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The Globe and Mail

Steve Jobs delayed surgery that might have saved him: biographer

A photo of Steve Jobs is shown under notes written from supporters outside of an Apple store in Palo Alto, Calif., Wednesday, Oct. 19, 2011. Apple closed a number of its stores for a memorial service for co-founder and CEO Steve Jobs.

Jeff Chiu/Jeff Chiu/AP

Steve Jobs initially turned down surgery for the cancer that eventually killed him, choosing to go with alternative medicine, his official biographer says.

In an interview with the CBS TV show 60 Minutes airing Sunday, Walter Isaacson explains how the Apple co-founder had one of the rare slow-growing pancreatic cancers that might have been cured with early surgery. Instead, Mr. Isaacson says, Mr. Jobs tried to treat it first with diet and "spiritualists," waiting nine months to get the surgery.

"Soon everybody is telling him, 'Quit trying to treat it with all these herbs and vegetables and things, just got operated on,'" explained Mr. Isaacson, who conducted 40 interviews with Mr. Jobs, who was 56 years old when he died earlier this month. The biography will be released on Monday.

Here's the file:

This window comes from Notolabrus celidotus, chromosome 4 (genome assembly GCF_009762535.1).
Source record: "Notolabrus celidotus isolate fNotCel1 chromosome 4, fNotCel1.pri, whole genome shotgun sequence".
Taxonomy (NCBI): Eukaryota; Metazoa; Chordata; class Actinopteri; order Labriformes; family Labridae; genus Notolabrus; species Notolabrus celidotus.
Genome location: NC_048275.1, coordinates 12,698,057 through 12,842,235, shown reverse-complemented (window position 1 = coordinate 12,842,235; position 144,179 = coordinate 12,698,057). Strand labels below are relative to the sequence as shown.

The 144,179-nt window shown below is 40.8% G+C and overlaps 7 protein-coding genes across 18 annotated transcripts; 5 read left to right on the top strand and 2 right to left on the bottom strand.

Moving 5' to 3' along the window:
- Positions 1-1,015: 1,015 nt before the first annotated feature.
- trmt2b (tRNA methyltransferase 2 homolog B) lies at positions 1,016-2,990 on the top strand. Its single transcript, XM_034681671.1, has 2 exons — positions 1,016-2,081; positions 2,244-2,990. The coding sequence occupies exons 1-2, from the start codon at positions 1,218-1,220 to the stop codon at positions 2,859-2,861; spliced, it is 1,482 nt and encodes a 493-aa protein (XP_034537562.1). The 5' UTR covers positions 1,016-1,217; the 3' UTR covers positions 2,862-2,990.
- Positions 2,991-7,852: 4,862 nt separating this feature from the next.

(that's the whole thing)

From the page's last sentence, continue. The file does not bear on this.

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A top cancer doctor at Harvard Medical School has said that Mr. Jobs would likely be alive today if he hadn't put off conventional medical treatment. Quoting from an online forum for Silicon Valley executives, the Daily Mail reported Ramzi Amri as saying that Mr. Jobs's type of cancer was not usually fatal and delaying surgery, "eventually led to an unnecessary early death."

When asked by Mr. Isaacson why he initially declined surgery, the technology guru reportedly told the author, "I didn't want my body to be opened. I didn't want to be violated in that way."

Ultimately, Mr. Jobs went on to have the surgery and a liver transplant in 2009. But delaying the operation became something he regretted.

As Mr. Isaacson told 60 Minutes, "I think that he kind of felt that if you ignore something, if you don't want something to exist, you can have magical thinking."

Would you explore alternative treatments before undergoing surgery?

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